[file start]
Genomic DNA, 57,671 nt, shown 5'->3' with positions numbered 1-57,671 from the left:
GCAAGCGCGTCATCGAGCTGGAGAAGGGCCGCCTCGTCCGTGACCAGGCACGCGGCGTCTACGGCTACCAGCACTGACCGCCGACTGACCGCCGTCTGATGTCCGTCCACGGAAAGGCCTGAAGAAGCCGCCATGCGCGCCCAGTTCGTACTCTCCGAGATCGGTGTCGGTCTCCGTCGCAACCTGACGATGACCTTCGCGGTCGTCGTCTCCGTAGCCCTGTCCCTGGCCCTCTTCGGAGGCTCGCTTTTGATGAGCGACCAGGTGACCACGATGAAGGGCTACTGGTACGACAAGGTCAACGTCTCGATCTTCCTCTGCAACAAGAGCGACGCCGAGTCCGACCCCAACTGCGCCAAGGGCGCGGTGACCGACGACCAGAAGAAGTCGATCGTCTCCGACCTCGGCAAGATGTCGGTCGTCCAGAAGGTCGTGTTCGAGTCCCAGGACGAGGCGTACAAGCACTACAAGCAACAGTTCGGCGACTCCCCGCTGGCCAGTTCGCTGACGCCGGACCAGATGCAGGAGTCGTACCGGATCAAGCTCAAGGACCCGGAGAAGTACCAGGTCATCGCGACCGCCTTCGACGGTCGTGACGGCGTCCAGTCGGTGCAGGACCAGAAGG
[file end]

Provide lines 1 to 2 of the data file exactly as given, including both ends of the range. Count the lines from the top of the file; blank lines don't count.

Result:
Genomic DNA, 57,671 nt, shown 5'->3' with positions numbered 1-57,671 from the left:
GCAAGCGCGTCATCGAGCTGGAGAAGGGCCGCCTCGTCCGTGACCAGGCACGCGGCGTCTACGGCTACCAGCACTGACCGCCGACTGACCGCCGTCTGATGTCCGTCCACGGAAAGGCCTGAAGAAGCCGCCATGCGCGCCCAGTTCGTACTCTCCGAGATCGGTGTCGGTCTCCGTCGCAACCTGACGATGACCTTCGCGGTCGTCGTCTCCGTAGCCCTGTCCCTGGCCCTCTTCGGAGGCTCGCTTTTGATGAGCGACCAGGTGACCACGATGAAGGGCTACTGGTACGACAAGGTCAACGTCTCGATCTTCCTCTGCAACAAGAGCGACGCCGAGTCCGACCCCAACTGCGCCAAGGGCGCGGTGACCGACGACCAGAAGAAGTCGATCGTCTCCGACCTCGGCAAGATGTCGGTCGTCCAGAAGGTCGTGTTCGAGTCCCAGGACGAGGCGTACAAGCACTACAAGCAACAGTTCGGCGACTCCCCGCTGGCCAGTTCGCTGACGCCGGACCAGATGCAGGAGTCGTACCGGATCAAGCTCAAGGACCCGGAGAAGTACCAGGTCATCGCGACCGCCTTCGACGGTCGTGACGGCGTCCAGTCGGTGCAGGACCAGAAGG